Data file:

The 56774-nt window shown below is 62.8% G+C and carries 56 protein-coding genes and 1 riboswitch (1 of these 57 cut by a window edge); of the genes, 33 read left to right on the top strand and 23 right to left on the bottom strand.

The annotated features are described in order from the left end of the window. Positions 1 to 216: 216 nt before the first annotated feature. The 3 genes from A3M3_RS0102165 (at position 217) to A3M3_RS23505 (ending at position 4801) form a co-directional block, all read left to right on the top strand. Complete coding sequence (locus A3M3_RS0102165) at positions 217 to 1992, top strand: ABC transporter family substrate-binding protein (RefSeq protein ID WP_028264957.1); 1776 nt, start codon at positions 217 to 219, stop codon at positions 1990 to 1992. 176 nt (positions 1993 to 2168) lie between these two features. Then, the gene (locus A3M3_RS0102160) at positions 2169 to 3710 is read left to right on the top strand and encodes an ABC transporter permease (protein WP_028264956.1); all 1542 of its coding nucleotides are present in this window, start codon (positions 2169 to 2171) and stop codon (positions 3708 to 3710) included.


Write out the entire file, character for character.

The 56774-nt window shown below is 62.8% G+C and carries 56 protein-coding genes and 1 riboswitch (1 of these 57 cut by a window edge); of the genes, 33 read left to right on the top strand and 23 right to left on the bottom strand.

The annotated features are described in order from the left end of the window. Positions 1 to 216: 216 nt before the first annotated feature. The 3 genes from A3M3_RS0102165 (at position 217) to A3M3_RS23505 (ending at position 4801) form a co-directional block, all read left to right on the top strand. Complete coding sequence (locus A3M3_RS0102165) at positions 217 to 1992, top strand: ABC transporter family substrate-binding protein (RefSeq protein ID WP_028264957.1); 1776 nt, start codon at positions 217 to 219, stop codon at positions 1990 to 1992. 176 nt (positions 1993 to 2168) lie between these two features. Then, the gene (locus A3M3_RS0102160) at positions 2169 to 3710 is read left to right on the top strand and encodes an ABC transporter permease (protein WP_028264956.1); all 1542 of its coding nucleotides are present in this window, start codon (positions 2169 to 2171) and stop codon (positions 3708 to 3710) included.